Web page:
Influenza A virus (IAV) annually infects approximately 5–15 % of the human population, causing ~500,000 deaths globally. Novel IAVs have emerged and spread pandemically in the human population, but have over time established endemic circulation with reduced pathogenicity causing seasonal influenza. The natural reservoir of IAVs is wild waterfowl. The past pandemics have been associated with host switch and have partly or entirely originated from birds, or adapted via passage through pigs (postulated IAV mixing vessel). Understanding IAV interspecies transmission mechanisms is essential for pandemic preparedness. Enzootic circulation of avian IAV (AIV) is concentrated to a few waterfowl species, while other bird species seldom are infected. A species barrier preventing IAV interspecies transmission has been suggested. To investigate IAV host range and mixing vessels, histochemistry studies were conducted with tissues from avian species, pigs, and humans. Virus adaptation to new hosts was studied by challenging tufted ducks and chickens with mallard-derived AIVs, together with AIV receptor tropism and glycoproteomic analysis of receptor distribution. Finally, receptor and tissue tropism in ducks was studied systematically for AIV (H1–16). More abundant AIV attachment to human than pig tissues was observed, questioning the pig mixing vessel theory. Attachment patterns of AIVs to bird tissues was generally broad with abundant attachment to trachea. However, among ducks, pronounced attachment was observed to colon of Anas spp., suggesting that intestinal infection might be restricted to Anas spp., whereas other species may be susceptible to respiratory infection. Tufted ducks and chickens could not be infected by intraesophageal inoculation further supporting this hypothesis. Glycan array analysis revealed 3’SLN, 3’STF, and their fucosylated and sulfated analogues as main AIV receptors. Moreover, AIV Neu5Acα2,6 recognition was widespread. Avian respiratory and intestinal tracts glycoproteomic analysis revealed that avian and mammalian receptor structures are much more similar than earlier thought. Furthermore, observed AIV subtype titer variation in challenged tufted ducks and chickens did not correlate with virus receptor tropism. In summary, this thesis suggests that IAV receptor recognition, in particular α2,3 vs. α2,6 sialylated receptor structures, is less important for the IAV interspecies barrier than previously thought.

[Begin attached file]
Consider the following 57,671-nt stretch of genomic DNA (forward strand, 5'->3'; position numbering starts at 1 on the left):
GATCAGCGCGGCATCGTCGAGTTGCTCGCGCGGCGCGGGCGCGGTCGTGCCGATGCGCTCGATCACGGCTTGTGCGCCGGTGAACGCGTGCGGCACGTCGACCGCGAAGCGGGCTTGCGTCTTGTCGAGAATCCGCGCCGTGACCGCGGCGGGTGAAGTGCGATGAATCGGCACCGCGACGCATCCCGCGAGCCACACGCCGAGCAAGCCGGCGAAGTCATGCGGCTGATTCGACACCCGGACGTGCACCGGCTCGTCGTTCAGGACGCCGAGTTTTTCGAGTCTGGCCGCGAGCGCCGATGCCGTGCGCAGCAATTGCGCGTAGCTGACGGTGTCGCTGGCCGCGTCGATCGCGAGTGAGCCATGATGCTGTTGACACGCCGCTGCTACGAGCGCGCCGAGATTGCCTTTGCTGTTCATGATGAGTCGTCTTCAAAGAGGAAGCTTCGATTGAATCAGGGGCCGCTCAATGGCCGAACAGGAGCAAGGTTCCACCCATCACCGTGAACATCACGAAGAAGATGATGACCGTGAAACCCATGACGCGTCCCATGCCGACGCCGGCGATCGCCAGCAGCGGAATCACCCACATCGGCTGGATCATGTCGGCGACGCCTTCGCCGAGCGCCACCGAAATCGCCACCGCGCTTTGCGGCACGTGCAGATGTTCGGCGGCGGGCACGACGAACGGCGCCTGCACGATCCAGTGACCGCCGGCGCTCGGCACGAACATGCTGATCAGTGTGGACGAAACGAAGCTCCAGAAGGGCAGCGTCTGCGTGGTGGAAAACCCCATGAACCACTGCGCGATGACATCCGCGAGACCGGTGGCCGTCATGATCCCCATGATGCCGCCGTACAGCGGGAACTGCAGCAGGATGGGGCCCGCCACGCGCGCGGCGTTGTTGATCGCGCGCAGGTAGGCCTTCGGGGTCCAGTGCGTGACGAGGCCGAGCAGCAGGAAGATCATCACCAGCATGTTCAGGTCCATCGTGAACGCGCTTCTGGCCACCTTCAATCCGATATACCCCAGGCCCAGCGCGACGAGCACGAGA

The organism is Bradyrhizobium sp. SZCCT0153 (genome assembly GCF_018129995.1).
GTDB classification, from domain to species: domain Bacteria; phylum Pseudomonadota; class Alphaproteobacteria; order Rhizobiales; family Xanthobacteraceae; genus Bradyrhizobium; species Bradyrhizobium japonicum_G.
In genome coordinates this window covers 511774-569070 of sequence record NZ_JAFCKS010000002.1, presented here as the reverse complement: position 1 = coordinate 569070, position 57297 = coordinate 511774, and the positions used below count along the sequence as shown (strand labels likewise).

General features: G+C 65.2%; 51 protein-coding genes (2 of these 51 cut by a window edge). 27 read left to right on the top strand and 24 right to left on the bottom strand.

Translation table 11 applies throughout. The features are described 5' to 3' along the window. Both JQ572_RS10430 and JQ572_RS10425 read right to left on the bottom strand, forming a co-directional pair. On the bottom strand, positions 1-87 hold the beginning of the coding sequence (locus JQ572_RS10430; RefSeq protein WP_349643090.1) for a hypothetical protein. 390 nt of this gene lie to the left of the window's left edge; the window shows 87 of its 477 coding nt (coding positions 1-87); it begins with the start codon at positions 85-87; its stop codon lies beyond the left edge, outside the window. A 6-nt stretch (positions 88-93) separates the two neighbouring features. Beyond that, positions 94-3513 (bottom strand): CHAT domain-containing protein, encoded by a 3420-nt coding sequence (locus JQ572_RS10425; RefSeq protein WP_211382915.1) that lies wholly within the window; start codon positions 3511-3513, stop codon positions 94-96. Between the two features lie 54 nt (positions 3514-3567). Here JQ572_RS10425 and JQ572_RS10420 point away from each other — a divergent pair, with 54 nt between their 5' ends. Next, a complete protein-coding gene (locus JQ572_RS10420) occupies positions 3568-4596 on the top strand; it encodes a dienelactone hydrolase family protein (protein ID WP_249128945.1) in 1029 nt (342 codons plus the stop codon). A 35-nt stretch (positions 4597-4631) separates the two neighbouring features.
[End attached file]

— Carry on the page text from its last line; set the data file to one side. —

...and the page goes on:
Place, publisher, year, edition, pages